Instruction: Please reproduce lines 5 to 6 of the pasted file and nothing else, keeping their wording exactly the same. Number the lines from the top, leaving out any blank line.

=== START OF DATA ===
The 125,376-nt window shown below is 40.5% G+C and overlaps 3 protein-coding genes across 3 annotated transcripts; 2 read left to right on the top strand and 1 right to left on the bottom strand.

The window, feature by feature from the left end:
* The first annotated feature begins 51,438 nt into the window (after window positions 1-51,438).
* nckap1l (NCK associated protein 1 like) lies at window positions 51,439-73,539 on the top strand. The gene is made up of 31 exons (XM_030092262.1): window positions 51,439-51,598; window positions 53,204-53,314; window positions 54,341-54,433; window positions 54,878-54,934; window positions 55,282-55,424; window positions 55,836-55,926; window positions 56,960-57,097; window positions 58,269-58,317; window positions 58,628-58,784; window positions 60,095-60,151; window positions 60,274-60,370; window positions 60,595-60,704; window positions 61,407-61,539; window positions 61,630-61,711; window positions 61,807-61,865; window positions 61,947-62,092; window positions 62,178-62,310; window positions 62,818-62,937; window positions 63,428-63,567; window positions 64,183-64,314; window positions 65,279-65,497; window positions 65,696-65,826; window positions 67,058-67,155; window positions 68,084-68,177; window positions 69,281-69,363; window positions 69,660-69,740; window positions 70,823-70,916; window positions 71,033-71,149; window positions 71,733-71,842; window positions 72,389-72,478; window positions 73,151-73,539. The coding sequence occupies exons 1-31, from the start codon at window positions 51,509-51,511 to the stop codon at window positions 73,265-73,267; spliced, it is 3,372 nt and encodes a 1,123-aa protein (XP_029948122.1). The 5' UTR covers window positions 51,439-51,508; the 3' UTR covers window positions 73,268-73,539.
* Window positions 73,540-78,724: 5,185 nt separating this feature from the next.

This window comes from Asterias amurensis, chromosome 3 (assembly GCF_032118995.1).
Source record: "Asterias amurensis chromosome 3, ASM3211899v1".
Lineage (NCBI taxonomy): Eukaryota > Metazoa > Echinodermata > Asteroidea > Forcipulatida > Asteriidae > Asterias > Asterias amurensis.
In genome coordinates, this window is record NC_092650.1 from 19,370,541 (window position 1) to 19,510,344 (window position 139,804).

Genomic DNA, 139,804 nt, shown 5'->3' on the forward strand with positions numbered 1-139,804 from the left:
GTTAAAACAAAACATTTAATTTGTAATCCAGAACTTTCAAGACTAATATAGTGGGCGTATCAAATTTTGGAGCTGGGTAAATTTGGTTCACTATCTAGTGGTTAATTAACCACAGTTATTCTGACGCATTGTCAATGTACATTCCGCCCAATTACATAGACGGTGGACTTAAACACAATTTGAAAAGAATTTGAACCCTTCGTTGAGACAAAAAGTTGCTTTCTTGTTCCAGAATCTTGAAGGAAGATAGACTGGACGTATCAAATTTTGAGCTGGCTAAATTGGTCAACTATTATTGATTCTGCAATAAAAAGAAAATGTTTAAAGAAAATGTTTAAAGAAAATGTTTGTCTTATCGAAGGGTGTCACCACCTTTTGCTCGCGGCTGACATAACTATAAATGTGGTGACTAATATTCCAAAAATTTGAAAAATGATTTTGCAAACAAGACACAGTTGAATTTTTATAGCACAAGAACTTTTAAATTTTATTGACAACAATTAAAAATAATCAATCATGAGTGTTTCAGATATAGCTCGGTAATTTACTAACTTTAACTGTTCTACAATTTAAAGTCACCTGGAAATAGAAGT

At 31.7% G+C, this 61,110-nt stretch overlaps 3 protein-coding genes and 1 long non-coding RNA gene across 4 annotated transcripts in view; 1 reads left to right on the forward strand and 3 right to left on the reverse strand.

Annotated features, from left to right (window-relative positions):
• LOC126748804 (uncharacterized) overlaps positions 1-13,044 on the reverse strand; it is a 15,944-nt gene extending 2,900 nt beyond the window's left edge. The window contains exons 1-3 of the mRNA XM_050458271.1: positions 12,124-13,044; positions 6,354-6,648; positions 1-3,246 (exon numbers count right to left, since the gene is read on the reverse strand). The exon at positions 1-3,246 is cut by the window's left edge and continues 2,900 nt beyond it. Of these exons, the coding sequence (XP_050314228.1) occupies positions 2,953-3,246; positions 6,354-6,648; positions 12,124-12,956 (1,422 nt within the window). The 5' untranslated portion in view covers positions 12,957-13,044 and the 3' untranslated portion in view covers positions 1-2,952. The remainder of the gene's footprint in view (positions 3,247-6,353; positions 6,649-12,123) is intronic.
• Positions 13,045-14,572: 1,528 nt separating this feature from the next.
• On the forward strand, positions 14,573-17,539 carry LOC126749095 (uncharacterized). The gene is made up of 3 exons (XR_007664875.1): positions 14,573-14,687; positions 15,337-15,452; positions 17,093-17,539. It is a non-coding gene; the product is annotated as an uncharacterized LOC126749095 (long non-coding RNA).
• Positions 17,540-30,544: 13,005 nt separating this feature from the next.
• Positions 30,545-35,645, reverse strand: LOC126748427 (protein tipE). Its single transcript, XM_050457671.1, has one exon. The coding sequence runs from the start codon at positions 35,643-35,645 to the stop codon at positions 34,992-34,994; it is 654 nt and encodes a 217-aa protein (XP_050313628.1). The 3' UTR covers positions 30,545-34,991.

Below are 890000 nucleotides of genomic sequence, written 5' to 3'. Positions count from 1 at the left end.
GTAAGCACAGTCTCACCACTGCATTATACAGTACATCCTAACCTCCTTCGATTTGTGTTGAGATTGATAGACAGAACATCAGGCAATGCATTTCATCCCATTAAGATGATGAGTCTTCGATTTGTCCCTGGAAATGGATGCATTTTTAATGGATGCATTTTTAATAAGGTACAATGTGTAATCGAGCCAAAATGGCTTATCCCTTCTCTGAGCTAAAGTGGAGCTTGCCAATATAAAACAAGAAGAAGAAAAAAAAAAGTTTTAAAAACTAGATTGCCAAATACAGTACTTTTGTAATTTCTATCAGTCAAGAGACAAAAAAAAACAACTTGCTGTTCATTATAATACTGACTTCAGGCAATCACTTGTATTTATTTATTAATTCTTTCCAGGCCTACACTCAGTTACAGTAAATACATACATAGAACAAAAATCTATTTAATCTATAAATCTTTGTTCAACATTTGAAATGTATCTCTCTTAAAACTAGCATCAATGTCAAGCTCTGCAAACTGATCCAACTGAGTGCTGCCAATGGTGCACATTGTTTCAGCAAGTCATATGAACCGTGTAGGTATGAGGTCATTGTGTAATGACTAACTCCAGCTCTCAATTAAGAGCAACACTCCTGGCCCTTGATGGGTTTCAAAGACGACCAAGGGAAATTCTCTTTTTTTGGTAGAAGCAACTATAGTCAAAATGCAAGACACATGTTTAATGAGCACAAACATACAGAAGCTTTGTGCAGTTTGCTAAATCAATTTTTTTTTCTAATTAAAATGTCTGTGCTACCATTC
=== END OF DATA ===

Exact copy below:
* Window positions 73,540-78,724: 5,185 nt separating this feature from the next.

This window comes from Asterias amurensis, chromosome 3 (assembly GCF_032118995.1).